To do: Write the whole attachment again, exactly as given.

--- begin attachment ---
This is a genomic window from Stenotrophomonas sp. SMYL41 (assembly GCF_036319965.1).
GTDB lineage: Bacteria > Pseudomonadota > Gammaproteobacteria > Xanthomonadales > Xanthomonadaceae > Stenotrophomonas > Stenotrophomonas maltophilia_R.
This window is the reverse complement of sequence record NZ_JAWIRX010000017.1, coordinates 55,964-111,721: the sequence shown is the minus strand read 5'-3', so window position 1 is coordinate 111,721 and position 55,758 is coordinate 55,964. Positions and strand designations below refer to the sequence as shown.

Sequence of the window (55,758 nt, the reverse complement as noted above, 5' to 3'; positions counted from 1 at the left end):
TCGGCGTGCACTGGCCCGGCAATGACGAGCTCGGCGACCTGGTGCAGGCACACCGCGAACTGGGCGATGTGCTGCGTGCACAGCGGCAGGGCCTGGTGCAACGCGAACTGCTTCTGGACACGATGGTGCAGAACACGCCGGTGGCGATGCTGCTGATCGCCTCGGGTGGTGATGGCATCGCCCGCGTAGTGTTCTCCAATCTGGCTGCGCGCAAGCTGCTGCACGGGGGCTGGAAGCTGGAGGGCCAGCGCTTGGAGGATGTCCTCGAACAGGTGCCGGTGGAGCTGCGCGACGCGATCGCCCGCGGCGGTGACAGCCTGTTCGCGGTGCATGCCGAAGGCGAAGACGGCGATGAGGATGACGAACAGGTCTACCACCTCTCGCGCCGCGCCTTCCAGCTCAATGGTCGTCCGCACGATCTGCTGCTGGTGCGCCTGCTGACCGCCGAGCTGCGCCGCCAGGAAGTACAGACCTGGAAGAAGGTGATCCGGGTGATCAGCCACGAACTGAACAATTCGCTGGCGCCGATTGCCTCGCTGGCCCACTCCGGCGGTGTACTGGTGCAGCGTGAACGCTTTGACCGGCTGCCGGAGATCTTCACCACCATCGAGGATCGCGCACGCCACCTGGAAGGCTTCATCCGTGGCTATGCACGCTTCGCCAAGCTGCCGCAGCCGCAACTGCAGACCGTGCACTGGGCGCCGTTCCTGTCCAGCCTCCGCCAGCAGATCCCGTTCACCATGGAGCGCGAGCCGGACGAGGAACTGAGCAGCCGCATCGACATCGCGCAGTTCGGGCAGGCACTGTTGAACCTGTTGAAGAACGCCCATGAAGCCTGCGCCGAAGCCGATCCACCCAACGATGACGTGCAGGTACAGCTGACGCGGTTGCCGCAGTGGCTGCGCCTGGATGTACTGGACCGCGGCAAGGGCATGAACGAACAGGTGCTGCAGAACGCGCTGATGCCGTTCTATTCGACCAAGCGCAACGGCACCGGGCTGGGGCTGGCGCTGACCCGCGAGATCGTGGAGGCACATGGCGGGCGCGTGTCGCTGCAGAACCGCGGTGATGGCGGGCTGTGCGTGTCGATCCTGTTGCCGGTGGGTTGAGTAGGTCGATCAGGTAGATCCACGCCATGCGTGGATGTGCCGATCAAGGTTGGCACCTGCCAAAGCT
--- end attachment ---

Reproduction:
This is a genomic window from Stenotrophomonas sp. SMYL41 (assembly GCF_036319965.1).
GTDB lineage: Bacteria > Pseudomonadota > Gammaproteobacteria > Xanthomonadales > Xanthomonadaceae > Stenotrophomonas > Stenotrophomonas maltophilia_R.
This window is the reverse complement of sequence record NZ_JAWIRX010000017.1, coordinates 55,964-111,721: the sequence shown is the minus strand read 5'-3', so window position 1 is coordinate 111,721 and position 55,758 is coordinate 55,964. Positions and strand designations below refer to the sequence as shown.

Sequence of the window (55,758 nt, the reverse complement as noted above, 5' to 3'; positions counted from 1 at the left end):
TCGGCGTGCACTGGCCCGGCAATGACGAGCTCGGCGACCTGGTGCAGGCACACCGCGAACTGGGCGATGTGCTGCGTGCACAGCGGCAGGGCCTGGTGCAACGCGAACTGCTTCTGGACACGATGGTGCAGAACACGCCGGTGGCGATGCTGCTGATCGCCTCGGGTGGTGATGGCATCGCCCGCGTAGTGTTCTCCAATCTGGCTGCGCGCAAGCTGCTGCACGGGGGCTGGAAGCTGGAGGGCCAGCGCTTGGAGGATGTCCTCGAACAGGTGCCGGTGGAGCTGCGCGACGCGATCGCCCGCGGCGGTGACAGCCTGTTCGCGGTGCATGCCGAAGGCGAAGACGGCGATGAGGATGACGAACAGGTCTACCACCTCTCGCGCCGCGCCTTCCAGCTCAATGGTCGTCCGCACGATCTGCTGCTGGTGCGCCTGCTGACCGCCGAGCTGCGCCGCCAGGAAGTACAGACCTGGAAGAAGGTGATCCGGGTGATCAGCCACGAACTGAACAATTCGCTGGCGCCGATTGCCTCGCTGGCCCACTCCGGCGGTGTACTGGTGCAGCGTGAACGCTTTGACCGGCTGCCGGAGATCTTCACCACCATCGAGGATCGCGCACGCCACCTGGAAGGCTTCATCCGTGGCTATGCACGCTTCGCCAAGCTGCCGCAGCCGCAACTGCAGACCGTGCACTGGGCGCCGTTCCTGTCCAGCCTCCGCCAGCAGATCCCGTTCACCATGGAGCGCGAGCCGGACGAGGAACTGAGCAGCCGCATCGACATCGCGCAGTTCGGGCAGGCACTGTTGAACCTGTTGAAGAACGCCCATGAAGCCTGCGCCGAAGCCGATCCACCCAACGATGACGTGCAGGTACAGCTGACGCGGTTGCCGCAGTGGCTGCGCCTGGATGTACTGGACCGCGGCAAGGGCATGAACGAACAGGTGCTGCAGAACGCGCTGATGCCGTTCTATTCGACCAAGCGCAACGGCACCGGGCTGGGGCTGGCGCTGACCCGCGAGATCGTGGAGGCACATGGCGGGCGCGTGTCGCTGCAGAACCGCGGTGATGGCGGGCTGTGCGTGTCGATCCTGTTGCCGGTGGGTTGAGTAGGTCGATCAGGTAGATCCACGCCATGCGTGGATGTGCCGATCAAGGTTGGCACCTGCCAAAGCT